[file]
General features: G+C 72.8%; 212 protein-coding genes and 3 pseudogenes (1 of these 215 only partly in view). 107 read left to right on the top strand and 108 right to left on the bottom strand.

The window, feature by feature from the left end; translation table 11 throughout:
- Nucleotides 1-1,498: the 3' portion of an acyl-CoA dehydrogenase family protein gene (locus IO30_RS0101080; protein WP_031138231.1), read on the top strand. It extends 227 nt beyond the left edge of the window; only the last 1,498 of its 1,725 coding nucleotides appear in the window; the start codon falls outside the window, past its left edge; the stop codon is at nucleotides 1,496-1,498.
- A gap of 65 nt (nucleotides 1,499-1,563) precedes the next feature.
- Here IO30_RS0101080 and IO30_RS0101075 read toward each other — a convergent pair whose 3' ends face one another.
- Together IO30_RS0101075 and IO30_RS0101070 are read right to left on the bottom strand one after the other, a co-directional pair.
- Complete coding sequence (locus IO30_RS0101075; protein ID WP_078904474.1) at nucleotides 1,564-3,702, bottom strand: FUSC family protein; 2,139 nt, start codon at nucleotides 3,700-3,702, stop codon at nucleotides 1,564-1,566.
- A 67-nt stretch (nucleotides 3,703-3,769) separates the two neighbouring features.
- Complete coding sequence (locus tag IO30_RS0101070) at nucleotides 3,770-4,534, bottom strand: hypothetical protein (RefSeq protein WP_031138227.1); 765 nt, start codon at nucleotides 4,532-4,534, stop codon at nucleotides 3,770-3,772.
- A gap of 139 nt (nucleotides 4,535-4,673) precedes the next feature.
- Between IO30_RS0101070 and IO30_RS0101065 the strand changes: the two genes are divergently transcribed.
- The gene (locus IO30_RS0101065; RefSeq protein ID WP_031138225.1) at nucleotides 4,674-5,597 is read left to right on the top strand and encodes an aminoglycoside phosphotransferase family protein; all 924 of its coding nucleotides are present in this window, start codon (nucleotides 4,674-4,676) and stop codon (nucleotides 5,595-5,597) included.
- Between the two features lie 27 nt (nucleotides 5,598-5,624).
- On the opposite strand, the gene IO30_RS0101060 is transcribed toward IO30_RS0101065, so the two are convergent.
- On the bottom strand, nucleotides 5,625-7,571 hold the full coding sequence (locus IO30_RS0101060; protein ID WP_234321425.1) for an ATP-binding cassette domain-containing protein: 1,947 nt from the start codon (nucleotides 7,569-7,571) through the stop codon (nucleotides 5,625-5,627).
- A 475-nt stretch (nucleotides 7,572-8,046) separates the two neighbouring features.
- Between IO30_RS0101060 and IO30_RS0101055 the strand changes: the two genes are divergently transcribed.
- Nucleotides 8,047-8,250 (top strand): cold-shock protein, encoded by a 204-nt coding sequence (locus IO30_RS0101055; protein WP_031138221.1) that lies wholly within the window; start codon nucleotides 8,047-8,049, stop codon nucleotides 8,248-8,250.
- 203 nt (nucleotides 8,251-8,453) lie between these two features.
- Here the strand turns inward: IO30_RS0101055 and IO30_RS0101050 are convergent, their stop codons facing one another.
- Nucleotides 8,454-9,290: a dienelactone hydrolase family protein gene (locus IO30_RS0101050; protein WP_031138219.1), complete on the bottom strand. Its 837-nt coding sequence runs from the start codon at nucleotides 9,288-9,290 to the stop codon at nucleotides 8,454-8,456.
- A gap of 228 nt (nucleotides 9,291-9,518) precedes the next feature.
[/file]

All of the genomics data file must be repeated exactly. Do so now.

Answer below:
General features: G+C 72.8%; 212 protein-coding genes and 3 pseudogenes (1 of these 215 only partly in view). 107 read left to right on the top strand and 108 right to left on the bottom strand.

The window, feature by feature from the left end; translation table 11 throughout:
- Nucleotides 1-1,498: the 3' portion of an acyl-CoA dehydrogenase family protein gene (locus IO30_RS0101080; protein WP_031138231.1), read on the top strand. It extends 227 nt beyond the left edge of the window; only the last 1,498 of its 1,725 coding nucleotides appear in the window; the start codon falls outside the window, past its left edge; the stop codon is at nucleotides 1,496-1,498.
- A gap of 65 nt (nucleotides 1,499-1,563) precedes the next feature.
- Here IO30_RS0101080 and IO30_RS0101075 read toward each other — a convergent pair whose 3' ends face one another.
- Together IO30_RS0101075 and IO30_RS0101070 are read right to left on the bottom strand one after the other, a co-directional pair.
- Complete coding sequence (locus IO30_RS0101075; protein ID WP_078904474.1) at nucleotides 1,564-3,702, bottom strand: FUSC family protein; 2,139 nt, start codon at nucleotides 3,700-3,702, stop codon at nucleotides 1,564-1,566.
- A 67-nt stretch (nucleotides 3,703-3,769) separates the two neighbouring features.
- Complete coding sequence (locus tag IO30_RS0101070) at nucleotides 3,770-4,534, bottom strand: hypothetical protein (RefSeq protein WP_031138227.1); 765 nt, start codon at nucleotides 4,532-4,534, stop codon at nucleotides 3,770-3,772.
- A gap of 139 nt (nucleotides 4,535-4,673) precedes the next feature.
- Between IO30_RS0101070 and IO30_RS0101065 the strand changes: the two genes are divergently transcribed.
- The gene (locus IO30_RS0101065; RefSeq protein ID WP_031138225.1) at nucleotides 4,674-5,597 is read left to right on the top strand and encodes an aminoglycoside phosphotransferase family protein; all 924 of its coding nucleotides are present in this window, start codon (nucleotides 4,674-4,676) and stop codon (nucleotides 5,595-5,597) included.
- Between the two features lie 27 nt (nucleotides 5,598-5,624).
- On the opposite strand, the gene IO30_RS0101060 is transcribed toward IO30_RS0101065, so the two are convergent.
- On the bottom strand, nucleotides 5,625-7,571 hold the full coding sequence (locus IO30_RS0101060; protein ID WP_234321425.1) for an ATP-binding cassette domain-containing protein: 1,947 nt from the start codon (nucleotides 7,569-7,571) through the stop codon (nucleotides 5,625-5,627).
- A 475-nt stretch (nucleotides 7,572-8,046) separates the two neighbouring features.
- Between IO30_RS0101060 and IO30_RS0101055 the strand changes: the two genes are divergently transcribed.
- Nucleotides 8,047-8,250 (top strand): cold-shock protein, encoded by a 204-nt coding sequence (locus IO30_RS0101055; protein WP_031138221.1) that lies wholly within the window; start codon nucleotides 8,047-8,049, stop codon nucleotides 8,248-8,250.
- 203 nt (nucleotides 8,251-8,453) lie between these two features.
- Here the strand turns inward: IO30_RS0101055 and IO30_RS0101050 are convergent, their stop codons facing one another.
- Nucleotides 8,454-9,290: a dienelactone hydrolase family protein gene (locus IO30_RS0101050; protein WP_031138219.1), complete on the bottom strand. Its 837-nt coding sequence runs from the start codon at nucleotides 9,288-9,290 to the stop codon at nucleotides 8,454-8,456.
- A gap of 228 nt (nucleotides 9,291-9,518) precedes the next feature.